Leftword books is the literary arm of the CPI(Marxist)
and it has recently released a set of books called
"Documents of the Communist Movement in India" with which
it seeks to promote it's point of view.
Documents of the Communist Movement in India
Vol. 1–26 (including Part I and Part II of Vol. 10)
Jyoti Basu (Editor-in-Chief), Sailen Dasgupta, Buddhadev Bhattacharya, Anil Biswas and Santi Sekhar Basu (editors)
Each volume approx. 700–1000 pages, hardback
This set of 27 volumes covers the period 1917 to 1998, and brings together the documents of the Communist Movement in a comprehensive manner. The documents are published here in their exact original form, with no editing whatsoever. An indispensable resource for historians, scholars, journalists and activists. Each volume contains an introductory note by Jyoti Basu and a Foreword by Harkishan Singh
Given below is a news article that appeared about this book
Stalin’s realpolitik and a departure
The History Commission, set up to write the history of the Indian Communist Movement, reveals uncomfortable truths. From the time the Indian National Congress embarked on Fund Bank-monitored reform, Marxist leaders began emphasising Nehru’s commitment to the public sector and anti-imperialism, writes SANKAR RAY, while Stalin had been the original gravedigger of the socialist system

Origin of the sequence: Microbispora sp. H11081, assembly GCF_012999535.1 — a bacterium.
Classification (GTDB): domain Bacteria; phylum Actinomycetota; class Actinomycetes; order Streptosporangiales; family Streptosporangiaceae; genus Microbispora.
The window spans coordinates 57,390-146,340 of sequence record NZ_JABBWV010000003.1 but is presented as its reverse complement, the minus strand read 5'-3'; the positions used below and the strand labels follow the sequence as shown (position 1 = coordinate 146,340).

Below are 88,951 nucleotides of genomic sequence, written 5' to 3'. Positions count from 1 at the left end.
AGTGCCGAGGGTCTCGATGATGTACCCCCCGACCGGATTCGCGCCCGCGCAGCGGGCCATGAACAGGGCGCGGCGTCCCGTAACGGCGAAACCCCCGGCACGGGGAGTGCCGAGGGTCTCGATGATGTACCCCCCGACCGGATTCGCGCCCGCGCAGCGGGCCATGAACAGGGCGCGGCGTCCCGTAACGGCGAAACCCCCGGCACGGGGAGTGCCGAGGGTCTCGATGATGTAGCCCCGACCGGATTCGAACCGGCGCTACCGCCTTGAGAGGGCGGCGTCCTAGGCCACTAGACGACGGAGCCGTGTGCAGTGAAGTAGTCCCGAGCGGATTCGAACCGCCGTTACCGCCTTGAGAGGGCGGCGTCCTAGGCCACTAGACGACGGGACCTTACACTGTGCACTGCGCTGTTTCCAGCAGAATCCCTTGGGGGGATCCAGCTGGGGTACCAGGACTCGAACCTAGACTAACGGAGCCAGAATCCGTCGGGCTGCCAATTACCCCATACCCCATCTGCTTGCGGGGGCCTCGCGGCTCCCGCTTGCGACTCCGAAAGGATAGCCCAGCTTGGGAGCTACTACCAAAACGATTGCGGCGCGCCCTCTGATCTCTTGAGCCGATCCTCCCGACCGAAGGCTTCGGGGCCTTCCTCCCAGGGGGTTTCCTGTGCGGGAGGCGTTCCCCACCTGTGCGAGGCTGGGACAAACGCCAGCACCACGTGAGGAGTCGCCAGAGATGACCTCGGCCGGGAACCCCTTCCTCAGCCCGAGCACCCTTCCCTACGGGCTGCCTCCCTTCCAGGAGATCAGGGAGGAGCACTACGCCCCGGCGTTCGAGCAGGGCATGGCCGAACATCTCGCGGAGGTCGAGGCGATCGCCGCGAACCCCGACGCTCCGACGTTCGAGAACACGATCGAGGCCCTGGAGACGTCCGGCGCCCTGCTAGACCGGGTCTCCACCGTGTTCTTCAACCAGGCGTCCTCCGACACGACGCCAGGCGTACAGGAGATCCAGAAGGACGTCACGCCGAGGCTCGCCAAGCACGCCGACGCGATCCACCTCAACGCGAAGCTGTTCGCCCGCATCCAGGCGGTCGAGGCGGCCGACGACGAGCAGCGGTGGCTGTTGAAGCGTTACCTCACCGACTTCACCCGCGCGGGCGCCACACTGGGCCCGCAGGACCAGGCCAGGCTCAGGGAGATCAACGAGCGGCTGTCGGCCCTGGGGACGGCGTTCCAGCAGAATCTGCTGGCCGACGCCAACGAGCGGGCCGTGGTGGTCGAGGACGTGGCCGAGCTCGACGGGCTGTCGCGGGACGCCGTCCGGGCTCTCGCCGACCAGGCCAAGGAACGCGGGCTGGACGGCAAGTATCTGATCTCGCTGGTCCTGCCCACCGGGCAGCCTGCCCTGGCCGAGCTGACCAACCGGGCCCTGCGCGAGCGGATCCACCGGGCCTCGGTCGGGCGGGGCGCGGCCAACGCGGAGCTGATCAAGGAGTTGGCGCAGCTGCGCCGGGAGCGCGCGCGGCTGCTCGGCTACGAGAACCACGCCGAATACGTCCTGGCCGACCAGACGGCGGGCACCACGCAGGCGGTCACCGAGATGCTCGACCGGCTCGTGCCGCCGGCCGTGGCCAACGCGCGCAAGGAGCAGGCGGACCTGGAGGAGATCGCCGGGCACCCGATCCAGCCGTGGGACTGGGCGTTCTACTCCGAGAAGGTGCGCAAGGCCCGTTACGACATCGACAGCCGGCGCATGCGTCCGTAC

Muzaffar Ahmed, a deified figure in CPI-M circles would have turned in his grave a year ago, when the History of the Communist Movement in India, Volume I: The Formative Years, 1920-1933 was brought out by the party’s History Commission.
It conceded that the document on the colonial question, “Draft Thesis on the Revolutionary Movement in the Colonies and Semi-colonies”, adopted by the Sixth Congress (1928) of the Communist International (Comintern), isolated the undivided CPI from “the main current of the anti-colonial movement”.
Ever since the formation of the CPI-M in October, 1964, the party for the first time found fault with a document, scripted by the president of the Colonial Commission, OV Kuusinen, as desired by Josef Stalin. The undivided CPI in the 1930s endorsed the formulation, despite the cancerous spread of Fascism in the European democracies.